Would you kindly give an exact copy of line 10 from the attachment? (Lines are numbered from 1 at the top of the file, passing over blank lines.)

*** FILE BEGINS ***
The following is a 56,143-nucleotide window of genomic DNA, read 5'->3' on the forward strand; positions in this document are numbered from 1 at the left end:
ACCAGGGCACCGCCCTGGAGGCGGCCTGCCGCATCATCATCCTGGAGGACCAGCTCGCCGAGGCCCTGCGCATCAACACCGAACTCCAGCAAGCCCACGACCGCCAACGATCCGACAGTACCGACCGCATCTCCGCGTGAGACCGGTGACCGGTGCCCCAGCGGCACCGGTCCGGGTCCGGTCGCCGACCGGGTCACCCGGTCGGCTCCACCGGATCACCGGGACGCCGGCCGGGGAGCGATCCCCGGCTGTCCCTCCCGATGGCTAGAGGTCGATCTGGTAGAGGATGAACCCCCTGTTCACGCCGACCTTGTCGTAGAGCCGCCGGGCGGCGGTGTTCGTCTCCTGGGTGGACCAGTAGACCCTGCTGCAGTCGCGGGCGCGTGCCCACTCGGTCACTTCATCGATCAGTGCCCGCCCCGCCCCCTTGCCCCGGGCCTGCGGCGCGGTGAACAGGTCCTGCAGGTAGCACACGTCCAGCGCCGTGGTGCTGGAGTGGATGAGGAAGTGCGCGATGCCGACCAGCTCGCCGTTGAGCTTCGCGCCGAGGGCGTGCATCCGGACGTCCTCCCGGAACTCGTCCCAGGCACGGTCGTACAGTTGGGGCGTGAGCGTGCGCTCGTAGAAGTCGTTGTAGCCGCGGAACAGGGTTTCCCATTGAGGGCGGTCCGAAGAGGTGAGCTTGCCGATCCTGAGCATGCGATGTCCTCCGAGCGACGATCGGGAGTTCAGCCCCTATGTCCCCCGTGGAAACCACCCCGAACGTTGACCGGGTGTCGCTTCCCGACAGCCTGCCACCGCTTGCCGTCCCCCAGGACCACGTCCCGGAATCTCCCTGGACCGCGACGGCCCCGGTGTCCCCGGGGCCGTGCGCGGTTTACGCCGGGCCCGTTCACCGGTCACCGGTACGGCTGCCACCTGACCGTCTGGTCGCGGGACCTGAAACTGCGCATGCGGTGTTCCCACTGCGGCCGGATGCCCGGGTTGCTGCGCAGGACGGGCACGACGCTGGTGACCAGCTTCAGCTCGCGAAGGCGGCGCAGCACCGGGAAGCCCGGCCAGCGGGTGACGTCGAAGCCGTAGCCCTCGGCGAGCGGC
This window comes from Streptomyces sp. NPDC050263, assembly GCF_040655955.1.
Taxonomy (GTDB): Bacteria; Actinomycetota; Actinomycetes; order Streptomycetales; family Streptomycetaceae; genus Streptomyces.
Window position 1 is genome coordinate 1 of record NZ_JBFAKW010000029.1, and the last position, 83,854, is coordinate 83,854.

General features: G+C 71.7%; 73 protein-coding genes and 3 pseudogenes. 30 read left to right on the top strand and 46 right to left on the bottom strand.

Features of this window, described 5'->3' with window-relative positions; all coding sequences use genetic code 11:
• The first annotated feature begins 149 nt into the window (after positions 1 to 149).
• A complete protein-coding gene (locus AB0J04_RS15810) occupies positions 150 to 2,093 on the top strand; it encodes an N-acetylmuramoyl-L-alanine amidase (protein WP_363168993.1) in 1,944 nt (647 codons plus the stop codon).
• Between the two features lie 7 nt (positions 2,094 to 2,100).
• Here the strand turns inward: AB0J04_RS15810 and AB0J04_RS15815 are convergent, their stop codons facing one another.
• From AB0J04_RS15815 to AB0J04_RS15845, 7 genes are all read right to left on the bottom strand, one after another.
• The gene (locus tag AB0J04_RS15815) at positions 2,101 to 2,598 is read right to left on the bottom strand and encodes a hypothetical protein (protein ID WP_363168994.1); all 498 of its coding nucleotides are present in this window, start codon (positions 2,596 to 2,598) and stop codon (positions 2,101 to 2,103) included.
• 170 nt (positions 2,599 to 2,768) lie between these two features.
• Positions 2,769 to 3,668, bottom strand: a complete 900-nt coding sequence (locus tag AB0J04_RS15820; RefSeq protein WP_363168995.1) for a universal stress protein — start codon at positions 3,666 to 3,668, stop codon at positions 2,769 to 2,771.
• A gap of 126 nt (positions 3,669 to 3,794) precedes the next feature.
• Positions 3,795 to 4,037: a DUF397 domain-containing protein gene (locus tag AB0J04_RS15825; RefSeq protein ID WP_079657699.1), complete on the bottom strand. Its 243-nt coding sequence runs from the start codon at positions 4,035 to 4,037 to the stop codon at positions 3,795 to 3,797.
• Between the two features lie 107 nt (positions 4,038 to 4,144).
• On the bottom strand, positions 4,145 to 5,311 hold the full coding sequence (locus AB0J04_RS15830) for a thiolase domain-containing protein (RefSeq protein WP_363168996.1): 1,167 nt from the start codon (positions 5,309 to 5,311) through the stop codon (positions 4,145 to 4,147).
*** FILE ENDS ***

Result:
• Between the two features lie 7 nt (positions 2,094 to 2,100).